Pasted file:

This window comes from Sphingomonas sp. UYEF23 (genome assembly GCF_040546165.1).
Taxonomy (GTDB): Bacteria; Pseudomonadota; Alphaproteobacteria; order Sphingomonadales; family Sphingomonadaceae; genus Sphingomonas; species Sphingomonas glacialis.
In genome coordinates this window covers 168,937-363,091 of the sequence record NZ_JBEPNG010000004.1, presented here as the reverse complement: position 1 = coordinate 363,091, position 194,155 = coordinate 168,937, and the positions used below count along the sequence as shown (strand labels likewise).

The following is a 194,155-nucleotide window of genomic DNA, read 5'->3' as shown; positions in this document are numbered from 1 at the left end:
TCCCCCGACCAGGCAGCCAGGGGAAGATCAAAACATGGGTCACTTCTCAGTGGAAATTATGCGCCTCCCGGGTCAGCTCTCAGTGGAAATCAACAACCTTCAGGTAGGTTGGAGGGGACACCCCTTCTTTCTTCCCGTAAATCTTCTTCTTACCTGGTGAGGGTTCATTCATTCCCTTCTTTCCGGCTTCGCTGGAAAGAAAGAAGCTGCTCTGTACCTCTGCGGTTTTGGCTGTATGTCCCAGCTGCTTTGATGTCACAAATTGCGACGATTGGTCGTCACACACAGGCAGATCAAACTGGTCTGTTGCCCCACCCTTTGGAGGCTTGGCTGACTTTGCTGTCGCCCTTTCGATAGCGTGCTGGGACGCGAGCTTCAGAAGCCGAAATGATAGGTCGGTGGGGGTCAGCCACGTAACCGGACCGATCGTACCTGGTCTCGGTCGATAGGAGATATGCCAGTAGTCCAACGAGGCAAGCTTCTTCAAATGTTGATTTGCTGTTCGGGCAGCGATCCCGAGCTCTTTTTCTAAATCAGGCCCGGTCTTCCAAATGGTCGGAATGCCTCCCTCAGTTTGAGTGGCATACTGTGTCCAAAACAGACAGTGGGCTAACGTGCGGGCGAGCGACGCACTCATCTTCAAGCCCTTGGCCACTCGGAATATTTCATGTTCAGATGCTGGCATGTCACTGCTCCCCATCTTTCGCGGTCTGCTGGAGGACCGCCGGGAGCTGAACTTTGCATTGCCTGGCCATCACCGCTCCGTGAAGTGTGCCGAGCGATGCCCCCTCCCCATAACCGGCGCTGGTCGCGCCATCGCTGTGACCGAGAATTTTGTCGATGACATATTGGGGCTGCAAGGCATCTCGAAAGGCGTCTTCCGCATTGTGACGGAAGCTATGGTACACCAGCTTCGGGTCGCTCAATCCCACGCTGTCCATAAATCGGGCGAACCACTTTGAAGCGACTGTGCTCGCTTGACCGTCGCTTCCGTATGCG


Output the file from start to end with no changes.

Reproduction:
This window comes from Sphingomonas sp. UYEF23 (genome assembly GCF_040546165.1).
Taxonomy (GTDB): Bacteria; Pseudomonadota; Alphaproteobacteria; order Sphingomonadales; family Sphingomonadaceae; genus Sphingomonas; species Sphingomonas glacialis.
In genome coordinates this window covers 168,937-363,091 of the sequence record NZ_JBEPNG010000004.1, presented here as the reverse complement: position 1 = coordinate 363,091, position 194,155 = coordinate 168,937, and the positions used below count along the sequence as shown (strand labels likewise).

The following is a 194,155-nucleotide window of genomic DNA, read 5'->3' as shown; positions in this document are numbered from 1 at the left end:
TCCCCCGACCAGGCAGCCAGGGGAAGATCAAAACATGGGTCACTTCTCAGTGGAAATTATGCGCCTCCCGGGTCAGCTCTCAGTGGAAATCAACAACCTTCAGGTAGGTTGGAGGGGACACCCCTTCTTTCTTCCCGTAAATCTTCTTCTTACCTGGTGAGGGTTCATTCATTCCCTTCTTTCCGGCTTCGCTGGAAAGAAAGAAGCTGCTCTGTACCTCTGCGGTTTTGGCTGTATGTCCCAGCTGCTTTGATGTCACAAATTGCGACGATTGGTCGTCACACACAGGCAGATCAAACTGGTCTGTTGCCCCACCCTTTGGAGGCTTGGCTGACTTTGCTGTCGCCCTTTCGATAGCGTGCTGGGACGCGAGCTTCAGAAGCCGAAATGATAGGTCGGTGGGGGTCAGCCACGTAACCGGACCGATCGTACCTGGTCTCGGTCGATAGGAGATATGCCAGTAGTCCAACGAGGCAAGCTTCTTCAAATGTTGATTTGCTGTTCGGGCAGCGATCCCGAGCTCTTTTTCTAAATCAGGCCCGGTCTTCCAAATGGTCGGAATGCCTCCCTCAGTTTGAGTGGCATACTGTGTCCAAAACAGACAGTGGGCTAACGTGCGGGCGAGCGACGCACTCATCTTCAAGCCCTTGGCCACTCGGAATATTTCATGTTCAGATGCTGGCATGTCACTGCTCCCCATCTTTCGCGGTCTGCTGGAGGACCGCCGGGAGCTGAACTTTGCATTGCCTGGCCATCACCGCTCCGTGAAGTGTGCCGAGCGATGCCCCCTCCCCATAACCGGCGCTGGTCGCGCCATCGCTGTGACCGAGAATTTTGTCGATGACATATTGGGGCTGCAAGGCATCTCGAAAGGCGTCTTCCGCATTGTGACGGAAGCTATGGTACACCAGCTTCGGGTCGCTCAATCCCACGCTGTCCATAAATCGGGCGAACCACTTTGAAGCGACTGTGCTCGCTTGACCGTCGCTTCCGTATGCG